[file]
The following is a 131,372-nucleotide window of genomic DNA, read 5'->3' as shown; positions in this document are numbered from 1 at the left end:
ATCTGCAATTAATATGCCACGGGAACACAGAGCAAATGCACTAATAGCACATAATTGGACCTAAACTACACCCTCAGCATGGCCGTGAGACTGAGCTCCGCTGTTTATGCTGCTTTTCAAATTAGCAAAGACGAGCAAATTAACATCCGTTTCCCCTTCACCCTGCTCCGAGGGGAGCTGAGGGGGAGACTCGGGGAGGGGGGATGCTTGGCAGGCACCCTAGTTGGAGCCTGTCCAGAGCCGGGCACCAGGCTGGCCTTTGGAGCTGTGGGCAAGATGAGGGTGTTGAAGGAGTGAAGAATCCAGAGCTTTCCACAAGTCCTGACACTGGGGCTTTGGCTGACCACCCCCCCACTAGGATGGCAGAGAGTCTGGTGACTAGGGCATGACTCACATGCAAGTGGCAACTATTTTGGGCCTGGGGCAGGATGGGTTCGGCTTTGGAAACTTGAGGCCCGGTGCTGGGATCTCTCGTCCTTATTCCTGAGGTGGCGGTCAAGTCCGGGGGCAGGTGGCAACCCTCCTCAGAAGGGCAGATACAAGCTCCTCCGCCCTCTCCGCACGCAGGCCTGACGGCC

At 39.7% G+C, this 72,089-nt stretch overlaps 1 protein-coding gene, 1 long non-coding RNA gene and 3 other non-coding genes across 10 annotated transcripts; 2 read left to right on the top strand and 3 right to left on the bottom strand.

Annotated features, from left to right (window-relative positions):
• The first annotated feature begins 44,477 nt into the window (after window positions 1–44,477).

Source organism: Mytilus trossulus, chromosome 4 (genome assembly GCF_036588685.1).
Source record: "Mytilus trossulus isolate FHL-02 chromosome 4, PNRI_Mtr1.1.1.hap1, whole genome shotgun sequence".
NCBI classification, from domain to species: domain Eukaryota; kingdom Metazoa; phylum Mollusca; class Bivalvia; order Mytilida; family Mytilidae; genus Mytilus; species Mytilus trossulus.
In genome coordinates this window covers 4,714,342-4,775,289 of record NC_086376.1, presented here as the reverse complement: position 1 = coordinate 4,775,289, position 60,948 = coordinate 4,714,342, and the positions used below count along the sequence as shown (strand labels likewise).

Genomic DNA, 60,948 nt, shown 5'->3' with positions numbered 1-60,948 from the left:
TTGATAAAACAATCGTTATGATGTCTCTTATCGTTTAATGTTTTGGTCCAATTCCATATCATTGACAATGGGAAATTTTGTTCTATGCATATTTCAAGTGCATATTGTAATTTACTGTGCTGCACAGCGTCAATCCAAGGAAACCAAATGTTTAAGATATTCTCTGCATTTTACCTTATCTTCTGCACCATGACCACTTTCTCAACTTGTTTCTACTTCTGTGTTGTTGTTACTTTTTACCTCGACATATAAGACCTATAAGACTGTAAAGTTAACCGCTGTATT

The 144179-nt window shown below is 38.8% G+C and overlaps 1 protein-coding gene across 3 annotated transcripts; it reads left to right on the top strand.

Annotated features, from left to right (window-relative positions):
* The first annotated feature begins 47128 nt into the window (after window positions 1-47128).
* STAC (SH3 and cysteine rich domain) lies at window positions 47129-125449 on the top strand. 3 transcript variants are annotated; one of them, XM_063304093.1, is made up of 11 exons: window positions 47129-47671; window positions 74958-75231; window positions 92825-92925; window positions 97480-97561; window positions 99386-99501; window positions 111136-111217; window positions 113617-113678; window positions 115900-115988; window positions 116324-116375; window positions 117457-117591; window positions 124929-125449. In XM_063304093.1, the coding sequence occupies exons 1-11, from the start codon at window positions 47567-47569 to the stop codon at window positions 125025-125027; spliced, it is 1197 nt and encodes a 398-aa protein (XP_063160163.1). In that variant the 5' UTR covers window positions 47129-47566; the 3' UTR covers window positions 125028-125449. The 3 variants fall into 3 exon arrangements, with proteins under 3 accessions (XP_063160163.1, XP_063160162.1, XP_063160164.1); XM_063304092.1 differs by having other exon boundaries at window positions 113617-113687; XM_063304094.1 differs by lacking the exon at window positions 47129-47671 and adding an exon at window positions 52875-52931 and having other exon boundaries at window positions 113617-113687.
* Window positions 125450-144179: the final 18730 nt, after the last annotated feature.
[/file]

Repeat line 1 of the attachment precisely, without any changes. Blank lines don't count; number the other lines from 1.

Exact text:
The following is a 131,372-nucleotide window of genomic DNA, read 5'->3' as shown; positions in this document are numbered from 1 at the left end: